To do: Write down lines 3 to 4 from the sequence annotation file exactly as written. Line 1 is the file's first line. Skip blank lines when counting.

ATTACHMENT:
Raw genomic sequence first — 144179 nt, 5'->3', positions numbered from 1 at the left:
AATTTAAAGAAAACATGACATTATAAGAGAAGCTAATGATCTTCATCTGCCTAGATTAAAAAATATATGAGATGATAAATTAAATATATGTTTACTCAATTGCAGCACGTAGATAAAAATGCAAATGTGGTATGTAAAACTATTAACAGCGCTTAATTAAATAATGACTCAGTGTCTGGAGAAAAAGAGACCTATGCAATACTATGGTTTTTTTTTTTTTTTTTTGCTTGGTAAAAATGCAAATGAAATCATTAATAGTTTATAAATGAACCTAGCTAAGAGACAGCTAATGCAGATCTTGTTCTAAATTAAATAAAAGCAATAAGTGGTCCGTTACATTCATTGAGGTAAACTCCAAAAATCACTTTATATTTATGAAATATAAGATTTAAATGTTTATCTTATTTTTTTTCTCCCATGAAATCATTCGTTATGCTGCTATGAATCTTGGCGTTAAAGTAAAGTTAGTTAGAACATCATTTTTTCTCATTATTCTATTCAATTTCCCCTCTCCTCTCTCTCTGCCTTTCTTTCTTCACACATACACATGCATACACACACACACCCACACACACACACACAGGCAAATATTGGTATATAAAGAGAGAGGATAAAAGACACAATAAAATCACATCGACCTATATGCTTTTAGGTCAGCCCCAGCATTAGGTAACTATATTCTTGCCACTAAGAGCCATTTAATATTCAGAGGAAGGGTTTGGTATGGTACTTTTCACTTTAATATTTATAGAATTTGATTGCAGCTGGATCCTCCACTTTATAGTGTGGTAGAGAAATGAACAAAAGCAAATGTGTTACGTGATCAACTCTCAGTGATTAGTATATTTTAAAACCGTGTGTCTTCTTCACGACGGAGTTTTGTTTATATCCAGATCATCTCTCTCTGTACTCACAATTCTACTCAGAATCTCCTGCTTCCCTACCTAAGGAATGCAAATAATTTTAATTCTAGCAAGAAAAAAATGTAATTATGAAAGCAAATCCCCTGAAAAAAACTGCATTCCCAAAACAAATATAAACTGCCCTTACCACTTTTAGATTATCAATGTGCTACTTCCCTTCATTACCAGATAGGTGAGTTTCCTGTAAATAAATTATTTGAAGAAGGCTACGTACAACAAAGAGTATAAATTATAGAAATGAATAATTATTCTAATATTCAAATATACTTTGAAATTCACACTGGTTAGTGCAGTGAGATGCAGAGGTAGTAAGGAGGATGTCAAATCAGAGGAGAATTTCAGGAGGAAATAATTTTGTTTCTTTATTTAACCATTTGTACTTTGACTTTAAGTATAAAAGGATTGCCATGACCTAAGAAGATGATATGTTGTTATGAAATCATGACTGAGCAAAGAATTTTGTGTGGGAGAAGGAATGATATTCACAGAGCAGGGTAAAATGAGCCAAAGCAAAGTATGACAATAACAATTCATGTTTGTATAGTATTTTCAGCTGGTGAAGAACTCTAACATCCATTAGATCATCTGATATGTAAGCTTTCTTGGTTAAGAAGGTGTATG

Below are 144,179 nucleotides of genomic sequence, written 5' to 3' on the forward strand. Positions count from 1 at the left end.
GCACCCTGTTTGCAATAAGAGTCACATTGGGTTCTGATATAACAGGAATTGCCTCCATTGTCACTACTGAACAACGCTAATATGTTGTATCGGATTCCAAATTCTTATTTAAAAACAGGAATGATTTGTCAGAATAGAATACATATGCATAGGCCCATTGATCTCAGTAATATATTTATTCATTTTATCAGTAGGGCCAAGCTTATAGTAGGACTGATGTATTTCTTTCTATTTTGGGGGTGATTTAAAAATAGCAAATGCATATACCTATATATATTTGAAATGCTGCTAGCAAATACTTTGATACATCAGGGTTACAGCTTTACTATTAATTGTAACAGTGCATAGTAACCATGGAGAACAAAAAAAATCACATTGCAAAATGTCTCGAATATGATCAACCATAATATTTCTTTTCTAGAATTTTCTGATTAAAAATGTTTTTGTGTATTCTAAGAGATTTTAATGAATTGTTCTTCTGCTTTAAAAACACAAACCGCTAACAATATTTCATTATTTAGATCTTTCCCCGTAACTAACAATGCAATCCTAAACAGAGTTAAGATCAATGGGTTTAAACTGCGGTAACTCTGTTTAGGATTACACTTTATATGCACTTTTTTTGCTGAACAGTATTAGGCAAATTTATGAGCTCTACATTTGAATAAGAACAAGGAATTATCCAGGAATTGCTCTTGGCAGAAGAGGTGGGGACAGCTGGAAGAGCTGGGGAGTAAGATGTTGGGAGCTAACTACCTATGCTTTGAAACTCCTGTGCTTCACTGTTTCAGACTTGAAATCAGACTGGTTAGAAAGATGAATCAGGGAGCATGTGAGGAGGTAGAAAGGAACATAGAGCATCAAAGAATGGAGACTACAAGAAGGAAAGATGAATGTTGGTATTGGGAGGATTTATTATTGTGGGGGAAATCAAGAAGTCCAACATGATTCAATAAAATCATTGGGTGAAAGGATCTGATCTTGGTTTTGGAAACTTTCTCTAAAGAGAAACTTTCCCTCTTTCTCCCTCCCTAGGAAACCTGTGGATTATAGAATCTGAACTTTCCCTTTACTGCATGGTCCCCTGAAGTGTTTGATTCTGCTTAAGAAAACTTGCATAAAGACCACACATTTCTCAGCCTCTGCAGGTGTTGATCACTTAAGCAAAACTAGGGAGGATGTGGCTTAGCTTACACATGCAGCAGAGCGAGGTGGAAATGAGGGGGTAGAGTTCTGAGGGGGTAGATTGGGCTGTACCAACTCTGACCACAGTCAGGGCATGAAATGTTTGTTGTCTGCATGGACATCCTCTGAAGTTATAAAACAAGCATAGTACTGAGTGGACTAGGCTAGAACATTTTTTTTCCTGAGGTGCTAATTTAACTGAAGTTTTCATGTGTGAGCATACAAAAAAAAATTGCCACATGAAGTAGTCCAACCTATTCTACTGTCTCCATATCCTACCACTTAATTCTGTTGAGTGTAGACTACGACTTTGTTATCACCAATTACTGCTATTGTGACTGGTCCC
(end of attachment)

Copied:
Below are 144,179 nucleotides of genomic sequence, written 5' to 3' on the forward strand. Positions count from 1 at the left end.
GCACCCTGTTTGCAATAAGAGTCACATTGGGTTCTGATATAACAGGAATTGCCTCCATTGTCACTACTGAACAACGCTAATATGTTGTATCGGATTCCAAATTCTTATTTAAAAACAGGAATGATTTGTCAGAATAGAATACATATGCATAGGCCCATTGATCTCAGTAATATATTTATTCATTTTATCAGTAGGGCCAAGCTTATAGTAGGACTGATGTATTTCTTTCTATTTTGGGGGTGATTTAAAAATAGCAAATGCATATACCTATATATATTTGAAATGCTGCTAGCAAATACTTTGATACATCAGGGTTACAGCTTTACTATTAATTGTAACAGTGCATAGTAACCATGGAGAACAAAAAAAATCACATTGCAAAATGTCTCGAATATGATCAACCATAATATTTCTTTTCTAGAATTTTCTGATTAAAAATGTTTTTGTGTATTCTAAGAGATTTTAATGAATTGTTCTTCTGCTTTAAAAACACAAACCGCTAACAATATTTCATTATTTAGATCTTTCCCCGTAACTAACAATGCAATCCTAAACAGAGTTAAGATCAATGGGTTTAAACTGCGGTAACTCTGTTTAGGATTACACTTTATATGCACTTTTTTTGCTGAACAGTATTAGGCAAATTTATGAGCTCTACATTTGAATAAGAACAAGGAATTATCCAGGAATTGCTCTTGGCAGAAGAGGTGGGGACAGCTGGAAGAGCTGGGGAGTAAGATGTTGGGAGCTAACTACCTATGCTTTGAAACTCCTGTGCTTCACTGTTTCAGACTTGAAATCAGACTGGTTAGAAAGATGAATCAGGGAGCATGTGAGGAGGTAGAAAGGAACATAGAGCATCAAAGAATGGAGACTACAAGAAGGAAAGATGAATGTTGGTATTGGGAGGATTTATTATTGTGGGGGAAATCAAGAAGTCCAACATGATTCAATAAAATCATTGGGTGAAAGGATCTGATCTTGGTTTTGGAAACTTTCTCTAAAGAGAAACTTTCCCTCTTTCTCCCTCCCTAGGAAACCTGTGGATTATAGAATCTGAACTTTCCCTTTACTGCATGGTCCCCTGAAGTGTTTGATTCTGCTTAAGAAAACTTGCATAAAGACCACACATTTCTCAGCCTCTGCAGGTGTTGATCACTTAAGCAAAACTAGGGAGGATGTGGCTTAGCTTACACATGCAGCAGAGCGAGGTGGAAATGAGGGGGTAGAGTTCTGAGGGGGTAGATTGGGCTGTACCAACTCTGACCACAGTCAGGGCATGAAATGTTTGTTGTCTGCATGGACATCCTCTGAAGTTATAAAACAAGCATAGTACTGAGTGGACTAGGCTAGAACATTTTTTTTCCTGAGGTGCTAATTTAACTGAAGTTTTCATGTGTGAGCATACAAAAAAAAATTGCCACATGAAGTAGTCCAACCTATTCTACTGTCTCCATATCCTACCACTTAATTCTGTTGAGTGTAGACTACGACTTTGTTATCACCAATTACTGCTATTGTGACTGGTCCC